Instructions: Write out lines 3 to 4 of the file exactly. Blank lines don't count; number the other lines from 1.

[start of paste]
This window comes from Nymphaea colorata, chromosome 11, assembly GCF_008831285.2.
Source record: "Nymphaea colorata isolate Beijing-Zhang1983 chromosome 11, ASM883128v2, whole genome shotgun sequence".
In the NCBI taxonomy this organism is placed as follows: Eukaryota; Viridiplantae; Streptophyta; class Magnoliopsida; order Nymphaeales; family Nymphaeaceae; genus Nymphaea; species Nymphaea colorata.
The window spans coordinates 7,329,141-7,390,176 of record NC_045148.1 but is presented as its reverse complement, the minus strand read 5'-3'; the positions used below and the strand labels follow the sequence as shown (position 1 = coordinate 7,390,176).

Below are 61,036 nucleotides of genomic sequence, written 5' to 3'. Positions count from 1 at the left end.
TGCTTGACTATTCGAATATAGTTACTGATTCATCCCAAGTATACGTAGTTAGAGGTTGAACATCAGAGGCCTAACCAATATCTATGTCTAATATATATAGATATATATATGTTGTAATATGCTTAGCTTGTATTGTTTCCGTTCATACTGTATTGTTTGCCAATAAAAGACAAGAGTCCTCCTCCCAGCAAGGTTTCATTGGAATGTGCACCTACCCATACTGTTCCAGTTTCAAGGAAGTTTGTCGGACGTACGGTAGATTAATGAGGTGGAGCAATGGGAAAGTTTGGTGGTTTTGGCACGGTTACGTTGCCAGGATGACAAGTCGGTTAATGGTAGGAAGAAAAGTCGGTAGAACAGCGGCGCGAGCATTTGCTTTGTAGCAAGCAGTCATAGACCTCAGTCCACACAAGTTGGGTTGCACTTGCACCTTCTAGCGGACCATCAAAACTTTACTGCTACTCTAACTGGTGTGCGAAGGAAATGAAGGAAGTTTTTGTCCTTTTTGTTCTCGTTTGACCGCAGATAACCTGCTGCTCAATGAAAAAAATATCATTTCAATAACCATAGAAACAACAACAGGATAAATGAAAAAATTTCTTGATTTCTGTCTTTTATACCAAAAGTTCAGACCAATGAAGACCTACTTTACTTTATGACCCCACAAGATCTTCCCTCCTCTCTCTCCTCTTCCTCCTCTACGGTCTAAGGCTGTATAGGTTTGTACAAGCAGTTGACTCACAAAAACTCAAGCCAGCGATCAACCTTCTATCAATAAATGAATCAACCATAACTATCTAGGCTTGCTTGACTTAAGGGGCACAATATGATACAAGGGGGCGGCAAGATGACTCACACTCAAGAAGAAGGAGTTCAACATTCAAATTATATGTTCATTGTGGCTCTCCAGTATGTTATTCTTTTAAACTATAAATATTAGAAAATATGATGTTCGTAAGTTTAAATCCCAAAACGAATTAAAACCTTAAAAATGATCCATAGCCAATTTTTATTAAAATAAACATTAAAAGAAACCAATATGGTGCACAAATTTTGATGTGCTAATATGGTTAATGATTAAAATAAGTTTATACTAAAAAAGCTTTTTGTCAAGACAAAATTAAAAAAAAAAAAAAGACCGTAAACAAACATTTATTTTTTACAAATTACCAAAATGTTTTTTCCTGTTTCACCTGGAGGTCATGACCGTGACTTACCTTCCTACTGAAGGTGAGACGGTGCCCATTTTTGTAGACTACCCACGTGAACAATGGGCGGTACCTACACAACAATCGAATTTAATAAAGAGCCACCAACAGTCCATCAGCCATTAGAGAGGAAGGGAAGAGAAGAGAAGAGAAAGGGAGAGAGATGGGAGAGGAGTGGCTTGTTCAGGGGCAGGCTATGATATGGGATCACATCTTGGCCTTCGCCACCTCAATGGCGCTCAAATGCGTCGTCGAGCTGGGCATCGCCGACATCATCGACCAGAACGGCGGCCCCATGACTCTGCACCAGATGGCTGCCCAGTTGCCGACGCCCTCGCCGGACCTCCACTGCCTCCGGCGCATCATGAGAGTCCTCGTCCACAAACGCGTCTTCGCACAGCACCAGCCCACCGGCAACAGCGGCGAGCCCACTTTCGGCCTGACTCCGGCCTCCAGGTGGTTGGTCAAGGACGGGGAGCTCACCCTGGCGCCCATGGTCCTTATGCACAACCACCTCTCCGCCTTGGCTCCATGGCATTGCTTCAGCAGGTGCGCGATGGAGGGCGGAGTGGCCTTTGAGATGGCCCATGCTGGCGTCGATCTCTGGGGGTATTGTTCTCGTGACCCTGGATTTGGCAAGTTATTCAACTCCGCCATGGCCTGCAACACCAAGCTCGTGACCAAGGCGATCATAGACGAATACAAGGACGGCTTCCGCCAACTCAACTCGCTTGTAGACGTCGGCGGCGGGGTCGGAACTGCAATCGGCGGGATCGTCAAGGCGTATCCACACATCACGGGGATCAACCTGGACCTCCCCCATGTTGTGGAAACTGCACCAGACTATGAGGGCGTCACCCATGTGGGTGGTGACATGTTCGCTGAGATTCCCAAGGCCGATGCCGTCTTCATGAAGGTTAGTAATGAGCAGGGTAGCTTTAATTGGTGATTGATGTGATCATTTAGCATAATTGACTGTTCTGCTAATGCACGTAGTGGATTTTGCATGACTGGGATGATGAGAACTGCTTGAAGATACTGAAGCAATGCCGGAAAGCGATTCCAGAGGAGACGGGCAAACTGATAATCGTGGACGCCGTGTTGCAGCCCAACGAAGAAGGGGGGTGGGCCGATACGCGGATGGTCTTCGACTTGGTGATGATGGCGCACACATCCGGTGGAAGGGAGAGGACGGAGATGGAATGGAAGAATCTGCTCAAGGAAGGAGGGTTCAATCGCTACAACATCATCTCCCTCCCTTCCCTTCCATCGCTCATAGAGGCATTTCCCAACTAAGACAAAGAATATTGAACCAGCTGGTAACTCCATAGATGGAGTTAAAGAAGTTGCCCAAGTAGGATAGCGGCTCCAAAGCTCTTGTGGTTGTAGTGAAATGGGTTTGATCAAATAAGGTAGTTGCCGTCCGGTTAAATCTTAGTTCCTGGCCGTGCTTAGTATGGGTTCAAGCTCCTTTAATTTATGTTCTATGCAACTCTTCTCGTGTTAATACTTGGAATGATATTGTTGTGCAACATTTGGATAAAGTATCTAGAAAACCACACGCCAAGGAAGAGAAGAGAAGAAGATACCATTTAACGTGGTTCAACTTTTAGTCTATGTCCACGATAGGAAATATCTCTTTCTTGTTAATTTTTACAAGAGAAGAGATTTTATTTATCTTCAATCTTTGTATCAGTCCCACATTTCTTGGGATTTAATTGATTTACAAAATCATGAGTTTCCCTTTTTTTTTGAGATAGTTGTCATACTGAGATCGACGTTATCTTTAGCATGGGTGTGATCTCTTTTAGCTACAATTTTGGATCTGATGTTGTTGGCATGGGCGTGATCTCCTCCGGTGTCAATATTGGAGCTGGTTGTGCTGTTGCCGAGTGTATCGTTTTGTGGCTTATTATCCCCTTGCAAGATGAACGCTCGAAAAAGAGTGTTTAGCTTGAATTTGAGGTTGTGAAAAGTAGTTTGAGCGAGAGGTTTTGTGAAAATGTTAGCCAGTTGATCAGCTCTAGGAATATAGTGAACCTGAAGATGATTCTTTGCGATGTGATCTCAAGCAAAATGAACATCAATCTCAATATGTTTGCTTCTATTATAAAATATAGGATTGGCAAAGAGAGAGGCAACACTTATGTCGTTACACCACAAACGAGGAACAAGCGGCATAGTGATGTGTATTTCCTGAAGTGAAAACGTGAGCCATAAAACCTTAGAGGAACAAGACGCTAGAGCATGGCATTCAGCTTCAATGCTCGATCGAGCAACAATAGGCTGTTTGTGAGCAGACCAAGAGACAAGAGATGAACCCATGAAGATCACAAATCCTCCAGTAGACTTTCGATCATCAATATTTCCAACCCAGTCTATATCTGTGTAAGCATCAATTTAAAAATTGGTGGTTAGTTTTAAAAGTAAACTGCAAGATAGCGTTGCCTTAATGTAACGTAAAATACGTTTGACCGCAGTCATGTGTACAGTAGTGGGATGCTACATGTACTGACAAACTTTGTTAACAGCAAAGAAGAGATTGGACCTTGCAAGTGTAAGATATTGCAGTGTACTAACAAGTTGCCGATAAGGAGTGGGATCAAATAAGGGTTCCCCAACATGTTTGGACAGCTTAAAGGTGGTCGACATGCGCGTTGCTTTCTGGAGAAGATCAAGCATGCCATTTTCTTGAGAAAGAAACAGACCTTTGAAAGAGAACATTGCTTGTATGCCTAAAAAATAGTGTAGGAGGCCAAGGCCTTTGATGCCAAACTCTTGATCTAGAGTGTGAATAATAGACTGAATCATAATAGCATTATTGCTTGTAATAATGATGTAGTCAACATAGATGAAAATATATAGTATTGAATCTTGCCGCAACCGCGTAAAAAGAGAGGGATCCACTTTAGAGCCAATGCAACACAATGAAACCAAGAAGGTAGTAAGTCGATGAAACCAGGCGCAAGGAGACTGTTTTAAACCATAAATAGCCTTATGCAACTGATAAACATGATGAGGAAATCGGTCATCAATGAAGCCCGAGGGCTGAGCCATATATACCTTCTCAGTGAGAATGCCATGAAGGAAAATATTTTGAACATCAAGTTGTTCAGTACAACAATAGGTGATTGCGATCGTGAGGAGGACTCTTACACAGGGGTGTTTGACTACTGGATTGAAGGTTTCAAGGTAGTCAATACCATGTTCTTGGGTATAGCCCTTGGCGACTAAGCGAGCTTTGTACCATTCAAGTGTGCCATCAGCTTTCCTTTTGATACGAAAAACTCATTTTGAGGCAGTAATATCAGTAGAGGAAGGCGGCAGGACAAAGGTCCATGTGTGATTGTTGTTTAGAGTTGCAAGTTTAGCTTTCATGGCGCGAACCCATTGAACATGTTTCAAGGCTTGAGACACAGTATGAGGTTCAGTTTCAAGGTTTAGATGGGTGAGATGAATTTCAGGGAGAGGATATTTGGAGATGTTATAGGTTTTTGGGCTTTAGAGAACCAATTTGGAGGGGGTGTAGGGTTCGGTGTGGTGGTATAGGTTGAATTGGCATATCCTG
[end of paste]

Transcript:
In the NCBI taxonomy this organism is placed as follows: Eukaryota; Viridiplantae; Streptophyta; class Magnoliopsida; order Nymphaeales; family Nymphaeaceae; genus Nymphaea; species Nymphaea colorata.
The window spans coordinates 7,329,141-7,390,176 of record NC_045148.1 but is presented as its reverse complement, the minus strand read 5'-3'; the positions used below and the strand labels follow the sequence as shown (position 1 = coordinate 7,390,176).